LD was estimated between markers at different genetic distances from one another (Additional file 12: Figure S10). From highest to lowest degree of disequilibrium the groups were: fresh, processing, vintage, Andean SLC, non-Andean SLC and SP. These results suggest that LD affects estimates of allelic richness, especially when dealing with groups with different degrees of LD.
Origin and migration of the derived tomato fruit shape and weight alleles
Key questions regarding the evolutionary history of cultivated tomato include where and when the crop was domesticated and the position of SLC in this evolutionary process. In this study, we interrogated a selection of 2,313 SNPs from the SolCAP array in nearly 1,000 unique accessions comprised of SLL, SLC and the red-fruited wild relative SP. By combining accessions with robust passport data we were able to test hypotheses about the origin of cultivated tomato. Our results support the two-step domestication hypothesis proposed by Blanca et al. , and are in line with recently published work about the origin of tomato . As expected, genetic diversity was high in SP (Table 2), and genetic clusters were explained by geographic distances and climatic zones (Table 3 and Additional file 9: Figure S7). The higher number of SP accessions analyzed when compared with previous studies has allowed a more detailed definition of the SP populations, especially in Southern Peru, where sequential colonization could be proposed based on the PCA (Additional file 3: Figure S1) and the network analysis (Figure 5). SLC accessions from Ecuador and Peru also showed genetic structure that correlated with geography (Table 3 and Additional file 9: Figure S7). Genetic diversity was high in Ecuadorian and Peruvian SLC, but was reduced in SLC from Mesoamerica and elsewhere. Our results suggest that the major genetic bottleneck did not occur due to transport of SLL from Mesoamerica to Europe, but occurred earlier coinciding with the migration of SLC from Ecuador and Northern Peru to Mesoamerica (Table 2 and Additional file 9: Figure S7). In wild populations there is a strong correlation between geography, climate, and genetic distances (Table 3 and Additional file 9: Figure S7). These correlations do not occur in the non-Andean SLC and the SLL genetic subgroups, a situation that is common for plants associated with human activities, either cultivated or weedy, due to the movements of the seeds by the humans and to the artificial modifications or their environments [55,56].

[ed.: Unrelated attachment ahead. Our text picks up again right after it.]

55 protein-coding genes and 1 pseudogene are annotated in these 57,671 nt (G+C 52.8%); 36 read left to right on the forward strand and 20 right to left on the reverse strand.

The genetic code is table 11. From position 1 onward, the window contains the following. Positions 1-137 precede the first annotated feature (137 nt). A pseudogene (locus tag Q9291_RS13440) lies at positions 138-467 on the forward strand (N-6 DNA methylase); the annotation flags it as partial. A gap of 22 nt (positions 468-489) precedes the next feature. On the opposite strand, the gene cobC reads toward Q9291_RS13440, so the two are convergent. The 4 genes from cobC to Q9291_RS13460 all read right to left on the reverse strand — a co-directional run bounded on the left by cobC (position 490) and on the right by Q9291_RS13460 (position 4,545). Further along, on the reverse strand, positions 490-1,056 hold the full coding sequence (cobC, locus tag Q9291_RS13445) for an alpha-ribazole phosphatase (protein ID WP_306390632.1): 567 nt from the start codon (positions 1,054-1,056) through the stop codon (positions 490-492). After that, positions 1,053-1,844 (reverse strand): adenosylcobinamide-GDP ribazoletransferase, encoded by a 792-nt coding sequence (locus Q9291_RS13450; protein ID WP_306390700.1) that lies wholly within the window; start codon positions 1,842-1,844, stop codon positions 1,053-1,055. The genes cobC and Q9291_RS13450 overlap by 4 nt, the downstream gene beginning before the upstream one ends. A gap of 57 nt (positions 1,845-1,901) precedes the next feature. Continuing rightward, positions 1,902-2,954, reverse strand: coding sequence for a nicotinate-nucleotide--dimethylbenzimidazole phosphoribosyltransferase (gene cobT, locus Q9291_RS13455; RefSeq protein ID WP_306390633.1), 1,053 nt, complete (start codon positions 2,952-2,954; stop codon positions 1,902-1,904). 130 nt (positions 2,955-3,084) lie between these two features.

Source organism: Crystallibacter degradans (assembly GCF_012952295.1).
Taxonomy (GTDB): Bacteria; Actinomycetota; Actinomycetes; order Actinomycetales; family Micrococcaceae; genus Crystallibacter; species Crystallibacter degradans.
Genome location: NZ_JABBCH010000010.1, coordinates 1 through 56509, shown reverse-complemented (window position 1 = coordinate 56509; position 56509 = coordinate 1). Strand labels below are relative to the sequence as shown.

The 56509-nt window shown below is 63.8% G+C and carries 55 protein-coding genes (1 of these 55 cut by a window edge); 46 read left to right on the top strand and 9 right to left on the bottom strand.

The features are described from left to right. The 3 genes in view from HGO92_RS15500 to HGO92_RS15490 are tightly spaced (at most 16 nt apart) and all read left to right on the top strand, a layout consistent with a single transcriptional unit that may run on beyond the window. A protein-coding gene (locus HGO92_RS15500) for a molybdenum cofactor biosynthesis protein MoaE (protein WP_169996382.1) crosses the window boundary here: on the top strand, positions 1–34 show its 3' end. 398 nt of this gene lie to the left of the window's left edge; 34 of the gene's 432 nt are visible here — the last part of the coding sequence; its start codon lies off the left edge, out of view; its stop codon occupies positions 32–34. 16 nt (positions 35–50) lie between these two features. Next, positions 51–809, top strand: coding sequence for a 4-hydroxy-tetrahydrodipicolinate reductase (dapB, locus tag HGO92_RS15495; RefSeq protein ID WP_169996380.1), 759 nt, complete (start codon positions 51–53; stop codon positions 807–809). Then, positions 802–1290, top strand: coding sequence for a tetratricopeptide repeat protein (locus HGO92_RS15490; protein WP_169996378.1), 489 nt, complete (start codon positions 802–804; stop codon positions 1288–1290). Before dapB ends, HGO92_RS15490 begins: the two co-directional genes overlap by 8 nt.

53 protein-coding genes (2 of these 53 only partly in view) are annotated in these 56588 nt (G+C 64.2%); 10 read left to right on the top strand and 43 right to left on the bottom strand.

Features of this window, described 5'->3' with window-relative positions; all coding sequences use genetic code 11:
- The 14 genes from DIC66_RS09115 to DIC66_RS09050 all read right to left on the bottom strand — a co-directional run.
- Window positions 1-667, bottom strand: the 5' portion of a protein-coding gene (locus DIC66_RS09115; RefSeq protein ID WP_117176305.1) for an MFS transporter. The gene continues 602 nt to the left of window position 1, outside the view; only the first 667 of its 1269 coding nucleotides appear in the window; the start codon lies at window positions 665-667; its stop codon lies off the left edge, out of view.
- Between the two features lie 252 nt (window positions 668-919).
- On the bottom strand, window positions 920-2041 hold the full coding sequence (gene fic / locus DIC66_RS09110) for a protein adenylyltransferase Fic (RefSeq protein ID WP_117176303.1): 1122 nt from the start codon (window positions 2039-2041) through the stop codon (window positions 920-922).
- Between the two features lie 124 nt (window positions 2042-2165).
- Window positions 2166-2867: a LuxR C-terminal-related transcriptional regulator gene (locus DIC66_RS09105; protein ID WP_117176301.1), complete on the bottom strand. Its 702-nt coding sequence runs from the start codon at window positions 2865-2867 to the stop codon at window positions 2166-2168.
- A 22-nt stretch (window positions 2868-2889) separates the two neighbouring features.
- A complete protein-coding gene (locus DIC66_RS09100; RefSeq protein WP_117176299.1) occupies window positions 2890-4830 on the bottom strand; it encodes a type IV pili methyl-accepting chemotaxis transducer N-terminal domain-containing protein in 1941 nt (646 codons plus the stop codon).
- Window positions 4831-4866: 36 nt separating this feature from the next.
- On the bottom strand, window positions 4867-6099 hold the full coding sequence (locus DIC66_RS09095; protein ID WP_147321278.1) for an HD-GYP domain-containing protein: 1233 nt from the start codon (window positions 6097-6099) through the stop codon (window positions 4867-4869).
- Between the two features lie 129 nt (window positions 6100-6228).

The phylogenetic tree (Figure 6), neighbor network analyses (Figure 5) and the high number of private alleles (Figure 7) support the status of SP as the basal group of the red-fruited species of the Lycopersicon section. Our data also supports the view that the Northern Ecuadorian SP is the closest ancestor of SLC. Northern Ecuadorian SLC was likely to have originated from Ecuadorian SP, yet its high genetic diversity and its reticulate structure in the phylogenetic network suggests a complex history. The position of SG within SP contrasts with a recent study  in which SG was found to be closer to SLC than SP. However, firm conclusions about the position of Galapagos accessions will require further study, as both studies, Koenig’s et al. and the present one, are based on a few number of accessions and Koenig et al. lacked SP accessions from Ecuador.